Clearwire's Bad Decision
By Mike Masnick, Fri Mar 25 20:15:00 GMT 2005
Clearwire has backed itself into a corner, and no matter how it responds, it won't look good. Either the company is admitting that its (pre-WiMAX) wireless technology is no good, or the company is violating network neutrality in front of an FCC that's doling out fines for the practice.
Clearwire came onto the wireless scene last year with plenty of fanfare, thanks mainly to being founded by "wireless pioneer" Craig McCaw. However, in the intervening months, the fixed wireless broadband company has made some questionable decisions. The company simultaneously announced that it had taken an investment from Intel at the same time that it agreed to use Intel-backed WiMAX technology as the core of its network. In some ways, that sounds like Intel paid Clearwire to choose its own technology.
Today, however, the situation became even stranger. People are noticing that Clearwire's terms of service appear to ban high-bandwidth applications, which could include VoIP and any sort of streaming media. In fact, it appears that Clearwire is going beyond just telling people they can't do those sorts of things, to the point where the company is actively blocking them. VoIP upstart Vonage has noticed that Clearwire customers are apparently unable to use its VoIP offering. This comes just a few weeks after a small telco was fined by the FCC for blocking Vonage calls. While the FCC still hasn't officially come out with rules on "network neutrality," it's made it pretty clear that it doesn't look kindly on those who flaunt the rules and block certain kinds of traffic -- especially if it's for anti-competitive reasons.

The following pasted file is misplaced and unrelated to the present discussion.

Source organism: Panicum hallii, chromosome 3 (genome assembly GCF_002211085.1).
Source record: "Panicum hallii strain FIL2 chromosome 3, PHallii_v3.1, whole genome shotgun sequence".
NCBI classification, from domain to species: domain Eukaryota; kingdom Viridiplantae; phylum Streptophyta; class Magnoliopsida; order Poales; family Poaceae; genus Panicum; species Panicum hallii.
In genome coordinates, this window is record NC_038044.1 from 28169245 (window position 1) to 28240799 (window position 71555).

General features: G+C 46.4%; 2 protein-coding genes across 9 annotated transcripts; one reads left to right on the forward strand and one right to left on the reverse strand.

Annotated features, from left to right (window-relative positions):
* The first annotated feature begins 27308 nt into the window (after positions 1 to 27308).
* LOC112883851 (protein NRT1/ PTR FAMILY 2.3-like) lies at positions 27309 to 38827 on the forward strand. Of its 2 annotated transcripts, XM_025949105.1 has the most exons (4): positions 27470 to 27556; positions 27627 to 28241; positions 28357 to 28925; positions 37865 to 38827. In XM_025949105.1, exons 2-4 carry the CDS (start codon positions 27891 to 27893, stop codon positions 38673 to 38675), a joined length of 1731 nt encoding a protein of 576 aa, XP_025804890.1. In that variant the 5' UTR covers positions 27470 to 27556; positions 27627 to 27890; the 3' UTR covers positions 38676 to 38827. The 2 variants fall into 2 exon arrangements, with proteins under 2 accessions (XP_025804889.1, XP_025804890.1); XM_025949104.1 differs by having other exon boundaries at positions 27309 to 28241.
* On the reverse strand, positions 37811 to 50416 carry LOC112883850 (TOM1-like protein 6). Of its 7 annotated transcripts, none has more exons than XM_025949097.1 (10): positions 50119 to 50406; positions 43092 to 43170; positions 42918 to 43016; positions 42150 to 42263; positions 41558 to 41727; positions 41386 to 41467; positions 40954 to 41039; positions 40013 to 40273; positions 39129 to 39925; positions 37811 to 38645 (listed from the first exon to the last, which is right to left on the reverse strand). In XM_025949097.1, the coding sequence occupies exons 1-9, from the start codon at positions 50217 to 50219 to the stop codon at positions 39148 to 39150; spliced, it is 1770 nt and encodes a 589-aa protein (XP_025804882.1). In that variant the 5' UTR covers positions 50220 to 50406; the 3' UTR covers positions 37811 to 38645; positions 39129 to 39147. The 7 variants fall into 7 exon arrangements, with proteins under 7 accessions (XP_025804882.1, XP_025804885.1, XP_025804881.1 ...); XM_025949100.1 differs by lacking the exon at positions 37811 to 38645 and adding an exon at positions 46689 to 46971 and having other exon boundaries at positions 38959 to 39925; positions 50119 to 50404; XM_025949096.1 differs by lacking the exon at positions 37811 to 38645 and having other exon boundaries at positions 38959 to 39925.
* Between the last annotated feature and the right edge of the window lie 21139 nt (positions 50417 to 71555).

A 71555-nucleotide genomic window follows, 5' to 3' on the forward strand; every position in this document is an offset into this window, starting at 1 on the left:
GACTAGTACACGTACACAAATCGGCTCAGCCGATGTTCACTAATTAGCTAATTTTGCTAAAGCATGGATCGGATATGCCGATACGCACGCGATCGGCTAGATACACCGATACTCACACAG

Clearwire's initial defense is problematic and paints the company into quite a corner. It claims that the blocking isn't for competitive reasons, but "necessary to ensure network performance reliability." This might make people sit up and wonder -- especially coming so close to stories suggesting that voice over wireless was such a threat to other technologies. If Clearwire really believes that its pre-WiMAX implementation can't handle VoIP or streaming audio, then it certainly speaks poorly of WiMAX technology -- and might make you question what kind of demand there would really be for the technology.
However, tossing a big wrench into this discussion was Clearwire's own decision this month to have Bell Canada offer VoIP service to its US customers (giving Bell Canada a nice back door way to enter the US market). With this news, it's pretty clear that Clearwire doesn't really think that its WiMAX technology can't handle VoIP. In fact, the company is certain that it can. Unfortunately, this puts the company right back into the network neutrality spotlight, which may force the FCC to take action.
Either way, this adds one more point to the discussion about wireless VoIP, and why it might not be as big a threat as some analysts like to predict. In the case of independent broadband wireless providers -- who were the most likely to present a challenge -- it's entirely possible that they, too, will act like traditional telcos and muck every thing up.